Soon: Chapter 18: The Very Intense Interrogation
Remember when I talked about how boring this part is? Well, here we go–the narrative grinds to a halt for FOUR AND A HALF PAGES as Paul “interrogates” Arthur Demetrius.
Don’t get me wrong–there’s nothing wrong with pauses in the action, long conversations, an opportunity to dig deeper into the characters. In a better book, this interrogation could be an opportunity to see Paul on the job post-conversion. Sure, he’s the one asking the questions, but he’s also at risk himself–one slip of the tongue, and he could reveal himself as a secret believer. Which, of course, would endanger not only himself, but his wife and two small children. Man’s gotta be pretty tense right about now.
Let’s get one thing out of the way right now–this interrogation would never go down like this. Paul and Arthur would not be sitting companionably in easy chairs as Paul lobs softball questions at Arthur. Paul would have been met in the office by a phalanx of attorneys, who would have made it their business to be sure Arthur didn’t have to so much as open his mouth.
Really, this is just inexcusable. And it’s not like the idea of lawyers skipped Jenkins’ mind, either:
“Dr. Stepola,” [Arthur] said as Paul rose, “do I need a lawyer?”
“Oh, I don’t think so. We should be able to cover what I need without acrimony.”
“What can I do for you?”
It’s Just That Simple! Not one of the surely dozens of lawyers who are employed at Demetrius and Demetrius thought it necessary to be in the room for an interrogation from a NPO agent. “Oh, I’m sure the boss can handle it. Sure, his brother is missing and an employee has disappeared after being fired, and there are allegations of an attempt to illegally corner the silver market. But what could possibly go wrong?”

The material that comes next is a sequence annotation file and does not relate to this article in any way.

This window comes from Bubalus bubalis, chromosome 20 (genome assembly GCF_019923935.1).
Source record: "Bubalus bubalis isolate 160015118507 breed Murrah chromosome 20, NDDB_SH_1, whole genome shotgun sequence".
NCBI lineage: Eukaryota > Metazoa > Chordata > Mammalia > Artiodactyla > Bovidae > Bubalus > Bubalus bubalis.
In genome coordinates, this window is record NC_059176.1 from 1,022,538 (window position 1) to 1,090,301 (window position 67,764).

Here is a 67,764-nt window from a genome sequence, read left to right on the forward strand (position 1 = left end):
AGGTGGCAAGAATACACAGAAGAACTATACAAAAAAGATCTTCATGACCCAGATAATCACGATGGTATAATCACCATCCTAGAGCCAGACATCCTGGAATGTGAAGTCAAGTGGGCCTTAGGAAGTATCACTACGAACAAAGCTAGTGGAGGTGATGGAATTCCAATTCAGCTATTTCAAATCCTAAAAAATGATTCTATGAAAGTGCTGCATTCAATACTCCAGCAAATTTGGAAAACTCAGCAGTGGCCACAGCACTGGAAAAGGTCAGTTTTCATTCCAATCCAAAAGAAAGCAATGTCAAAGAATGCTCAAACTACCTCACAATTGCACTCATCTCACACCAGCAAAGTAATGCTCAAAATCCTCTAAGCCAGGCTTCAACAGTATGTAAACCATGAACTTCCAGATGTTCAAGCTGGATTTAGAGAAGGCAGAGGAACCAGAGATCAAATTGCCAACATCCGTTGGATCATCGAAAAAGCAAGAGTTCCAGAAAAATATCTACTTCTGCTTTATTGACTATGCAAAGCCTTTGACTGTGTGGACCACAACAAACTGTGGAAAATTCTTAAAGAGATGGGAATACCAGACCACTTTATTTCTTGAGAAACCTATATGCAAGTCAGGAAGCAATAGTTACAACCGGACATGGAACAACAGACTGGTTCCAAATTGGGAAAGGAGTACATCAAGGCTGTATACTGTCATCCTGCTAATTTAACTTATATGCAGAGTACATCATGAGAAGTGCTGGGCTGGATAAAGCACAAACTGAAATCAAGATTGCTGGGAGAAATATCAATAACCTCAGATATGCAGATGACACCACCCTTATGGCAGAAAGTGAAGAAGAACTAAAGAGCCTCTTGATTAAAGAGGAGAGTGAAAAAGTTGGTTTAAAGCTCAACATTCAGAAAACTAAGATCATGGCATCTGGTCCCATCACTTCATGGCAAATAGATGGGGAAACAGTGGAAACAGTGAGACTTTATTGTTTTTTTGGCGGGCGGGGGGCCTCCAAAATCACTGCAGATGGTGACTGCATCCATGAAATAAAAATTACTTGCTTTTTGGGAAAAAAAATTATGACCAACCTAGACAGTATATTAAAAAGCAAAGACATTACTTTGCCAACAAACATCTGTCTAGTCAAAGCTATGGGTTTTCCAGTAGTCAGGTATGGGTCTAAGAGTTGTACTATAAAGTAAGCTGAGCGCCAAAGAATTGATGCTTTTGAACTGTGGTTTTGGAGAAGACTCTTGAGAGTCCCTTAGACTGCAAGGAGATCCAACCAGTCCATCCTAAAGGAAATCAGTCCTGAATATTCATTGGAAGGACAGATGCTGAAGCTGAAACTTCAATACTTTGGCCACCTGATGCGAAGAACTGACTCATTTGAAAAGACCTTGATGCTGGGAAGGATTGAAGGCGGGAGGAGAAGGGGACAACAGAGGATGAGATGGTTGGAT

But that’s not the only idea Jenkins thinks up, then promptly discards:
Sifting through his file, Paul thought about the divination books. Funny that trying to read the future didn’t count as believing in the supernatural, according to Arthur Demetrius.
Yeah, yanno what would be great? If Jenkins described the reasoning behind this decision of the Atheistopian regime. Christianity = illegal and astrology = fine and dandy? It’s just weird, and we are never told why this is!
Which is a feeling we all need to get used to, because several things about this whole “religious incident” will never be explained.
As far as the rest of the interrogation goes, there is nothing there that we didn’t already know, or couldn’t have guessed. Arthur just denies knowledge of everything. His brother is vaguely “abroad.” He doesn’t know anything about any guards being scared out of their wits by the vault. He doesn’t know where the cursing employee is. These are all just scurrilous rumors be vengeful believers.
Paul thinks Arthur looks scared. And because Paul has so much training in psychology, body language, and interrogation techniques, we know he is right on the money, right?